“Our guests come to our district to benefit from both thermal facilities and sports, and if they want to go out of the hotel, they can walk on the hiking trails and have a pleasant rest,” the mayor said.
Kozakli seeks to become a leading health tourism center in the country. Its location, 68 kilometers (42 miles) north of Cappadocia and 116 kilometers northwest of the Erciyes Ski Resorts in Kayseri, gives it an edge.
Istanbul springs: relax wıth thermal waters
Known as one of the most crowded cities in the world, Istanbul offers an escape from the stress and rush of daily life with its thermal springs
In the Tuzla and Esenyurt districts, which offer thermal spring treatments that reinforce the immune system with a curative effect for rheumatism and skin diseases and also help to heal several illnesses, including tophus, inflammation, tissue rheumatism, lumbago and neck pain, psoriasis, eczema, acne, varicose veins, post-paralysis and post-myocardial infarction treatment.
Visitors also benefit from anti-aging, anti-stress, anti-obesity cures.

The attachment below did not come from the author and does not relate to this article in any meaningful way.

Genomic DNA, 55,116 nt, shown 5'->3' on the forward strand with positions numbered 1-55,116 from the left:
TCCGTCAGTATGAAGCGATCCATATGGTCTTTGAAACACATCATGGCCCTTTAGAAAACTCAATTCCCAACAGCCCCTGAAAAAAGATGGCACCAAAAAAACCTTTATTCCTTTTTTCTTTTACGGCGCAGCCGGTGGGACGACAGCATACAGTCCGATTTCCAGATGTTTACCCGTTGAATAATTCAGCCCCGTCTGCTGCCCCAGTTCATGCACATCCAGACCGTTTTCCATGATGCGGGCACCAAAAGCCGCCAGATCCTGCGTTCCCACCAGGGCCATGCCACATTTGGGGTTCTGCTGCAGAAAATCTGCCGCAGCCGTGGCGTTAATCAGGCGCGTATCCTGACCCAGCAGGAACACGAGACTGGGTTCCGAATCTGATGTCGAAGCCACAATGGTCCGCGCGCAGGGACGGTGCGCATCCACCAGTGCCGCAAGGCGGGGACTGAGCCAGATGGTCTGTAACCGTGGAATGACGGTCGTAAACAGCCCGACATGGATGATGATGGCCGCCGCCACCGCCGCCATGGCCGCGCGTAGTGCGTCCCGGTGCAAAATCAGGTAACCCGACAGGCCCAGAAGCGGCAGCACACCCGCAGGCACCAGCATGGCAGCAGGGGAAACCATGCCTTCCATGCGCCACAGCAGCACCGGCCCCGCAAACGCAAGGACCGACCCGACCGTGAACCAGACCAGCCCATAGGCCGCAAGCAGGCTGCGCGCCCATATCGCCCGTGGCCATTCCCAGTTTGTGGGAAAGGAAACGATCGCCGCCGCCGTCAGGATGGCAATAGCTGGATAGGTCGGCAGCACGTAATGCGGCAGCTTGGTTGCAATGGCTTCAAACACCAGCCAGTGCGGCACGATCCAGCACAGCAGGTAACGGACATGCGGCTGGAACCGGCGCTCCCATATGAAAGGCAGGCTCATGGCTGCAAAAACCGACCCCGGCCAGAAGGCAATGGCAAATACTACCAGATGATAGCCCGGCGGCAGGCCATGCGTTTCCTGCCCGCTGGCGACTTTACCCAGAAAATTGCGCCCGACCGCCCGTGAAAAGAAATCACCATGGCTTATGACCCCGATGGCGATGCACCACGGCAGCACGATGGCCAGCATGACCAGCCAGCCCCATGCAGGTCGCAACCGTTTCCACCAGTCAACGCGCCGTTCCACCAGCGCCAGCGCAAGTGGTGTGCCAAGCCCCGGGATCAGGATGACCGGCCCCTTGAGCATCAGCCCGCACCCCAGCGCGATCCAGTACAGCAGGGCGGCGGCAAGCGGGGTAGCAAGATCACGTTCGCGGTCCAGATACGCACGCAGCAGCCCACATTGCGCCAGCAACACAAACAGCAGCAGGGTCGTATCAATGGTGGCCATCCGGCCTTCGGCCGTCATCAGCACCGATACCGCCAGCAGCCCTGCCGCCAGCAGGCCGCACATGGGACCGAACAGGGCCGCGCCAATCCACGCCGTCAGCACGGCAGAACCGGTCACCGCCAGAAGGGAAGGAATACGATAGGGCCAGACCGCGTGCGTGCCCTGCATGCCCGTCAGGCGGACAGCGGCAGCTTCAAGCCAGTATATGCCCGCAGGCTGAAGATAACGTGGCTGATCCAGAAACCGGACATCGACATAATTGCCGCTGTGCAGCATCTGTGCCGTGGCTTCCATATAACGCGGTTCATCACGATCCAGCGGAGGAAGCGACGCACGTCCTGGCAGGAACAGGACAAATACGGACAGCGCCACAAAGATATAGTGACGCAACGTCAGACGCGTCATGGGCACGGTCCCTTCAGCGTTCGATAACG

The Esenyurt Municipality Thermal and Cure Treatment Center has been providing services for the last two years.
The earthquake on Aug. 17, 1999, led to the opening of a 1-kilometer long thermal spring.
Esenyurt’s thermal spring has a natural temperature of 36 degrees and total minerals of 4,527 milligrams per liter due to its thermos-mineral water.
Ayşe Eşref, the hydrochemistry expert in the municipality, said that the mineral content of the thermal is about 4 grams and is rich in sulfur, sodium chloride, fluoride and bicarbonate.
Esref said that nearly 400 patients could be treated daily by the thermals, including bath treatment, mud and massage treatment, Turkish baths and saunas.
The municipality also offers rehabilitation exercises in thermal waters and two pools for disabled people, Esref added.
The thermal springs in Tuzla, also called Tuzla Kaplcalari, which have attracted visitors for over 25 years from around the world, were mentioned by the Ottoman explorer Evliya Celebi in his famous “book of travel.” The thermal springs are known for strengthening the immune system with minerals such as magnesium, potassium, sulfate, bicarbonate, sodium and sodium chloride.
Source: Daily Sabah